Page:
On certain days determined by the monarch, the so-called collar days, the members of the order can, if they take part in a ceremony, wear the collans over their military uniform or their civil evening clothes. The medal is attached to the collar when it is worn on a collar day or during important ceremonies.

All collans awarded since 1948 must be returned to the Central Chancery of the Orders of Knighthood upon the member's death . The other insignia can be kept.


The Chapel of the Order of St Michael and St George in St Paul's Cathedral , London.

The seat of the order was originally the St. Michael and St. George Palace in the island capital of the same name, Corfu , residence of the Lord High Commissioner of the Ionian Islands and seat of the Ionian Senate. Since 1906 the Chapel of the Order of St Michael and St George in the south ambulatory of St Paul's Cathedral in London has been the home of the Order. Religious celebrations for the entire order are held there every four years - most recently on July 17, 2008; the inclusion of new Knights and Dames Grand Cross takes place during such a celebration.

The Monarch and the Knights and Dames Grand Cross have their own choir stalls , above which the respective heraldic symbols of the knight are placed. His helmet is located here , surrounded by the helmet cover and surmounted by the crest . According to English coat of arms law , the coats of arms of women other than the monarch do not show helmets and crests; instead a diadem is used according to the lady's rank. The heraldic banner of the owner of the choir stalls hangs over the crest or diadem .

On the back of the choir stalls is a brass plate on which the name of the owner, his coat of arms and the date of admission to the order can be seen. If a knight dies, the flag, helmet, helmet cover and crest are removed; the plate, however, remains attached to the stalls. The choir stalls therefore show in a colorful way who has been Knight or Dame Grand Cross of the Order since 1906.

Hierarchy and privileges

Cloak of the Order

Only citizens of the UK or Commonwealth of Nations can become regular members of the Order of St. Michael and St. George . Citizens of other countries can, however, be appointed honorary members. Knights and Dames Grand Cross have the letters GCMG as an addition to their name ; Knight Commanders and Dame Commanders use the letters KCMG and DCMG, respectively ; Companions use the letters CMG (so-called post-nominal ). These abbreviations are sometimes satirically interpreted as (in reverse order): Call me God, Kindly Call Me God, and God Calls Me God.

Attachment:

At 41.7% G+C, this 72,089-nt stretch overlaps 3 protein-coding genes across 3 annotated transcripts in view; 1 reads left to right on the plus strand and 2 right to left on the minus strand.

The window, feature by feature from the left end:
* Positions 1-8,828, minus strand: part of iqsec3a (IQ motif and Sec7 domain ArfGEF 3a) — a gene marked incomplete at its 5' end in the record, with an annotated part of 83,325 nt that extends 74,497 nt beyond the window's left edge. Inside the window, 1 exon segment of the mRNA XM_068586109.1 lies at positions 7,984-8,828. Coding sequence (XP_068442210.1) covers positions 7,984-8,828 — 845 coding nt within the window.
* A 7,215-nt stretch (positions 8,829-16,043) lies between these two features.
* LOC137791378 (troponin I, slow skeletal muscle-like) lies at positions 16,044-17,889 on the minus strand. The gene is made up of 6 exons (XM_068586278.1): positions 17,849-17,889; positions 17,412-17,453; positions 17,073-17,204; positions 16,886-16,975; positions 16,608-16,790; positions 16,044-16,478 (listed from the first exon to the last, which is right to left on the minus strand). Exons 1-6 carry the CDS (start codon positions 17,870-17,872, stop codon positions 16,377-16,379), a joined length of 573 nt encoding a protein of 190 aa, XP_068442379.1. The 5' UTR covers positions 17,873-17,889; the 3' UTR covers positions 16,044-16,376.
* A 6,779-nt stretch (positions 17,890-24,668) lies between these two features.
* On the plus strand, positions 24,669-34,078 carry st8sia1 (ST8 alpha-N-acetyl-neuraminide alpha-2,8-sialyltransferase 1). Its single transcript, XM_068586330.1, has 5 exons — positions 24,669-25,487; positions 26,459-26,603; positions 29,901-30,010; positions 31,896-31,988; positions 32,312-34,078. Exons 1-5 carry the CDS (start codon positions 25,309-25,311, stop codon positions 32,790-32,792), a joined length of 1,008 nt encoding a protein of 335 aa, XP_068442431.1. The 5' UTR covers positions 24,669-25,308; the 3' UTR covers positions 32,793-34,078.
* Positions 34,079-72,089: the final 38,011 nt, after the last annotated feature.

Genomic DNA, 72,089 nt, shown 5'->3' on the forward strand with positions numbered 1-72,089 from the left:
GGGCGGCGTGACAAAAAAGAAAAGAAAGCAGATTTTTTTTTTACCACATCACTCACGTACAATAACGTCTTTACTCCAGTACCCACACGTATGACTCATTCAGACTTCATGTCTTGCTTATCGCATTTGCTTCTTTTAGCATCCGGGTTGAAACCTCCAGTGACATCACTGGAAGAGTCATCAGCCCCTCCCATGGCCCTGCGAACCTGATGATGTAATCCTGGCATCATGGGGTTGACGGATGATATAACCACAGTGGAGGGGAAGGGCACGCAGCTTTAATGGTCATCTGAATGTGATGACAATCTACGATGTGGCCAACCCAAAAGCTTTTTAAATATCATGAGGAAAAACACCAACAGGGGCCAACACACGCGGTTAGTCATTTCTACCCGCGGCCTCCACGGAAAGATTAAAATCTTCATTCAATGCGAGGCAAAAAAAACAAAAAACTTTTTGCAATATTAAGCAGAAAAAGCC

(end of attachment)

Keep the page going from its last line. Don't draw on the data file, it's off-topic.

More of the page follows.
The members of the Order received a position in the protocol Aryan ranking in the UK ( Order of Precedence ), a ranking in which the registered persons are classified according to their nominal significance and plays an important role in ceremonial events. Wives of male members are also accepted there; also sons, daughters and daughters-in-law of Knights Grand Cross and Knight Commanders. In contrast, relatives of a female member are not included in the list.

By granting the top two levels of the Order of St. Michael and St. George, citizens of the United Kingdom and citizens of those Commonwealth countries that recognize the British monarch as their head of state ( Commonwealth Realms ) can be elevated to the nobility . The Knights Grand Cross and the Knight Commander is the occasion of the Order of Merit ( investiture ) by the monarch to the Knights ( Knight ) beaten and then use the title Sir before their first name. Dames Grand Cross and Dames Commander do not receive an accolade, but are also considered ennobled and bear the title of lady . Like the wives of all British Knights, the wives of the Knights Grand Cross and Knights Commander of the Order of St. Michael and St. George may have the addition Lady in front of their name; a comparable privilege does not exist for the husbands of the Dames Grand Cross and Dames Commander. Clergymen do not receive the knighthood , nor do the foreign members of the Order of St. Michael and St. George. Anyone who is not a citizen of the United Kingdom or the Commonwealth has honorary membership in the Order.

Knights and Dames Grand Cross are authorized to include a shield holder in their coat of arms . They are also allowed to include a circlet showing the order's motto and a picture of the collar in their coat of arms. Knights and Dames Commander and Companions may only show the bracelet in their coat of arms, but not the chain of the order.


  • William Arthur Shaw: The Knights of England. Volume 1, Sherratt and Hughes, London 1906, pp. Xxvii ff.
  • Paul Ohm Hieronymussen: Handbook of European orders in colors . Universitas Verlag, Berlin 1966.
  • Order of St. Michael and St. George. In: Heide N. Rohloff (Ed.): A royal millennium. Stagings of a monarchy , catalog and manual for the exhibition of the British Crown Jewels (in replica) [The British Heritage Exhibition], Hanover: Congress Centrum; Tourism Center, 1997, p. 81